- Anderson, Mark, B.Sc. (Hons), Captain, RN
- 21st century wars/conflict, Ship histories and stories
- RAN Ships
- HMAS Kanimbla II, HMAS Darwin, HMAS Anzac III
- September 2003 edition of the Naval Historical Review (all rights reserved)
After active participation in the naval war against Iraq earlier this year, HMS Marlborough visited Sydney for rest and relaxation. Your Editor requested the Captain to write an article for the Review detailing the action, and an extract of the account of the ship’s engagement off Al Faw is contained below.
IT BECAME CLEAR that Iraq itself expected the conflict to start on 17 March, as deadlines expired and that pre-emptive measures were being taken. Iraqi air defence units had been given permission to fire on Coalition aircraft and safety distance for our helicopter patrols was increased to 3nm from land and Iraqi maritime units. It was presumed that both the Mim Al Baker Oil Terminal (MABOT) and Khawr Abd Allah Oil Terminal (KAAOT) platforms were now manned by Iraqi military and prepared for destruction, to generate an environmental impact in the Northern Arabian Gulf (NAG).
19 March – 21 March: Commencement of OP TELIC:
19 March 2003
UK Maritime Component Commander (UKMCC) issued an execute order for operations against Iraq at 190800Z Mar 03, chopping UK maritime forces to their US Tactical Control and standing up Operation TELIC from 1800Z that evening. The Rules Of Engagement were extremely robust and basically placed only those constraints implied with in the Law of Armed Conflict in the most forward sector. The Chemical Biological Warfare threat was assessed as Medium within Iraqi territorial waters and the Chemical Safety tablets and an internal block on all external personal communications was imposed at 1200 local to allow the CO to fully brief the ship on Coalition intentions. During the day a few merchant vessels continued to leave the lower reaches of the Khawr Abd Allah (KAA), indicating that no mining had taken place in the Firing Support Areas yet. As Scene of Action Command, HMS Marlborough maintained continuous surveillance on the approaches to the KAA to identify any pre-emptive movements by Iraqi forces and to protect the areas we would use for Naval Gunfire Action (NGA) very soon. The Amphibious shipping and their escorts now moved forward to areas just to the south of us, ready to deploy troops and aircraft forward.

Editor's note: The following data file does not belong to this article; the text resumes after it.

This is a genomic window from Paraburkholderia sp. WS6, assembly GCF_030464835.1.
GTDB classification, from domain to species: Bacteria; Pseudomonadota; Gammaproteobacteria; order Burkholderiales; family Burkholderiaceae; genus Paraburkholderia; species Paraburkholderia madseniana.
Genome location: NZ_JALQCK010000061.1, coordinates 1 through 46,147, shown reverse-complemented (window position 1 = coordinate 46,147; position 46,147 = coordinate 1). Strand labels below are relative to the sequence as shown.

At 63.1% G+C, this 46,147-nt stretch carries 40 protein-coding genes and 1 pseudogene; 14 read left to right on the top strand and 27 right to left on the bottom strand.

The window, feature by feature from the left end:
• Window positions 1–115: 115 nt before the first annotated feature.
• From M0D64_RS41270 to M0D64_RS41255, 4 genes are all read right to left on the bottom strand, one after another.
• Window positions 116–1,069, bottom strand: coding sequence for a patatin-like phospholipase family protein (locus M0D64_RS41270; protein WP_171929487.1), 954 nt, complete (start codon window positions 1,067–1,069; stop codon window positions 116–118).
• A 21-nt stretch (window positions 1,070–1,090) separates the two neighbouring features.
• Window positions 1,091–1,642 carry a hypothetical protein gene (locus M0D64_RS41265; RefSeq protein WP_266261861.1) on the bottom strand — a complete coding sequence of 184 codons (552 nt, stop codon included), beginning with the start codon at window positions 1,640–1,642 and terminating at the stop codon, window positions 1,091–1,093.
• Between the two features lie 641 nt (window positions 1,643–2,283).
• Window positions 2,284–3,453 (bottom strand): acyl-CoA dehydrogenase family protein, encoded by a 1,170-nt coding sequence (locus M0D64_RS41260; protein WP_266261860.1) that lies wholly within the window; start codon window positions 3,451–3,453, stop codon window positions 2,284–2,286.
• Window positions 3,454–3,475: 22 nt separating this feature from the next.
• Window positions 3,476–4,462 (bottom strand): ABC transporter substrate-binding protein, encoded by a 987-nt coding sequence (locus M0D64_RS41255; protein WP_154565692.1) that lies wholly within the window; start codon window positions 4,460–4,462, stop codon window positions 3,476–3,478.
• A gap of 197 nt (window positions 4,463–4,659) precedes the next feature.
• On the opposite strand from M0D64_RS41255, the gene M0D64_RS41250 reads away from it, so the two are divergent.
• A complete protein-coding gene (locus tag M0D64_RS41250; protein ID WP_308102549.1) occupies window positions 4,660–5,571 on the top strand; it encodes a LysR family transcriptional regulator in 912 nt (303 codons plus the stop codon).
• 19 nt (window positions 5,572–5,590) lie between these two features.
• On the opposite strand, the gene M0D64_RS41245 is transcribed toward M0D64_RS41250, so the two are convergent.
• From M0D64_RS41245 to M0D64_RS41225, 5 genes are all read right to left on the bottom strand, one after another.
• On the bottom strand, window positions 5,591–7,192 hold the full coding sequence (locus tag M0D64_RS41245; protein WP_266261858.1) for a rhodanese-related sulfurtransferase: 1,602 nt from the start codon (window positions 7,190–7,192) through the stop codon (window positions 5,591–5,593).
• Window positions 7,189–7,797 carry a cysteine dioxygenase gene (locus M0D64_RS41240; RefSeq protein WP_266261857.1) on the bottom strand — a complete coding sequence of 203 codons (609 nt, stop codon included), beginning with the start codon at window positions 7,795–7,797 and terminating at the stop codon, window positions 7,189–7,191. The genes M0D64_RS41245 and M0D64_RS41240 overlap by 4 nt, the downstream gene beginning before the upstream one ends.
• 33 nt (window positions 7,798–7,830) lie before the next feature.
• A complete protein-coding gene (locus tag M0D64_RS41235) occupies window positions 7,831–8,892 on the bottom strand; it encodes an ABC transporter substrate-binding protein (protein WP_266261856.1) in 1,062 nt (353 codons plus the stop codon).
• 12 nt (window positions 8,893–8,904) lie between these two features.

Daylight – 20 March 2003
Shortly after midnight (local), in restricted visibility, 35 steel-hulled merchant vessels left the KAA, under direction from the Iraqi military. Many of these were well-known oil smugglers, not seen for several months. HM Ships Marlborough and Richmond worked hard to challenge and direct these vessels to nominated anchorages, where HMAS Darwin acted as guard ship, supervising boarding, search and clearance down the nominated safe route south. This left HMS Chatham to still keep surveillance on the KAA approaches and the Fire Support Areas. Initial Tactical Land Attack Missiles (TLAM) firings undertaken from USN platforms in our sector were not seen in the poor visibility. The motor vessel traffic finally trickled to a halt and no further Coalition action was taken. The only Iraqi military action seen was the appearance of a Type 54 Iraqi patrol boat, which was intercepted in poor visibility by Marlborough. Five uniformed personnel were seen but no weapons displayed and the vessel turned north at 32kts. As the vessel offered no threat to Coalition forces and a confrontation in advance of planned engagement was to be avoided, the helo was instructed to shepherd the patrol boat up the river. In the afternoon Marlborough stood back from the front for a short break and the first SCUD missiles were fired by Iraq into Kuwait.
Evening of 20/21 March 2003 – Operations Commence.
In the evening Marlborough received word that the Naval Gunfire Support (NGS) mission would go ahead. US forces were to take the MABOT/KAAOT platforms at 2200C, which was set as H-Hour. Marlborough moved back to the north and assumed duties of Scene of Action Commander and Naval Gunfire Support Commander. The ship was rested from its afternoon stand down and morale was good, with a sensible measured focus on the challenging task to hand. An uninterrupted and overt surveillance of the KAA approaches and the Firing Support Areas had been maintained for the preceding 72 hours, increasing confidence that mine laying in this area had not taken place. Floating mines, laid further up the river, had not been seen but remained a risk. From 2015C several US craft were seen to move into preparatory positions around the two oil platforms and by 2105C the only indication of a successful operation was helos circling directly over the platforms and no exchange of fire.